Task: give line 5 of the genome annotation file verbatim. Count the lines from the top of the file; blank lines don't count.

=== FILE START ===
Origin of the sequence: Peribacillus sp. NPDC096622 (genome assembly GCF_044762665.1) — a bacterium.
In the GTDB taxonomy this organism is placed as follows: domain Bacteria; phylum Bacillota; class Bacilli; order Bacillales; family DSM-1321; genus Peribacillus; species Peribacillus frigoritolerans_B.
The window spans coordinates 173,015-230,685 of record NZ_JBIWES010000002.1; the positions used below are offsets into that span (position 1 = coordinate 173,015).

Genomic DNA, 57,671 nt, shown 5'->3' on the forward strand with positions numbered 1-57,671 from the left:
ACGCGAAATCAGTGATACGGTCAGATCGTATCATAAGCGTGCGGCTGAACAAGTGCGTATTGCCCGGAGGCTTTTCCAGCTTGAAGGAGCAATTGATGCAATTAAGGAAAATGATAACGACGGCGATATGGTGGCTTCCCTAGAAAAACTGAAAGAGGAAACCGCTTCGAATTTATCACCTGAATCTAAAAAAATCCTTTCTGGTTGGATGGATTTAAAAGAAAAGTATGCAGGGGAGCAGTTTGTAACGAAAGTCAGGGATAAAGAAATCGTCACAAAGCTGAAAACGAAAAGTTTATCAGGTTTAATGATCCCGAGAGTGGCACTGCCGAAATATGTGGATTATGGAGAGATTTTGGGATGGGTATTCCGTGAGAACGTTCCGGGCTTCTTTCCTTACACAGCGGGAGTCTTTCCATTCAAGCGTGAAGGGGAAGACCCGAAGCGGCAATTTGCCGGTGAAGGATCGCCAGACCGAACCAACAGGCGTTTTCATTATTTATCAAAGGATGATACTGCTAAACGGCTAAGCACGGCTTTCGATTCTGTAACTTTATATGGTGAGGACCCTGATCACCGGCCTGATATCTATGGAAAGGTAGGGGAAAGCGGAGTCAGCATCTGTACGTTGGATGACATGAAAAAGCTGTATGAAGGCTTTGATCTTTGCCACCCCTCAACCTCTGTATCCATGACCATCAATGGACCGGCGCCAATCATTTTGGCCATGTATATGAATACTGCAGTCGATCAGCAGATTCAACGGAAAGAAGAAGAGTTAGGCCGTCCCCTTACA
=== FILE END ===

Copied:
ACGCGAAATCAGTGATACGGTCAGATCGTATCATAAGCGTGCGGCTGAACAAGTGCGTATTGCCCGGAGGCTTTTCCAGCTTGAAGGAGCAATTGATGCAATTAAGGAAAATGATAACGACGGCGATATGGTGGCTTCCCTAGAAAAACTGAAAGAGGAAACCGCTTCGAATTTATCACCTGAATCTAAAAAAATCCTTTCTGGTTGGATGGATTTAAAAGAAAAGTATGCAGGGGAGCAGTTTGTAACGAAAGTCAGGGATAAAGAAATCGTCACAAAGCTGAAAACGAAAAGTTTATCAGGTTTAATGATCCCGAGAGTGGCACTGCCGAAATATGTGGATTATGGAGAGATTTTGGGATGGGTATTCCGTGAGAACGTTCCGGGCTTCTTTCCTTACACAGCGGGAGTCTTTCCATTCAAGCGTGAAGGGGAAGACCCGAAGCGGCAATTTGCCGGTGAAGGATCGCCAGACCGAACCAACAGGCGTTTTCATTATTTATCAAAGGATGATACTGCTAAACGGCTAAGCACGGCTTTCGATTCTGTAACTTTATATGGTGAGGACCCTGATCACCGGCCTGATATCTATGGAAAGGTAGGGGAAAGCGGAGTCAGCATCTGTACGTTGGATGACATGAAAAAGCTGTATGAAGGCTTTGATCTTTGCCACCCCTCAACCTCTGTATCCATGACCATCAATGGACCGGCGCCAATCATTTTGGCCATGTATATGAATACTGCAGTCGATCAGCAGATTCAACGGAAAGAAGAAGAGTTAGGCCGTCCCCTTACA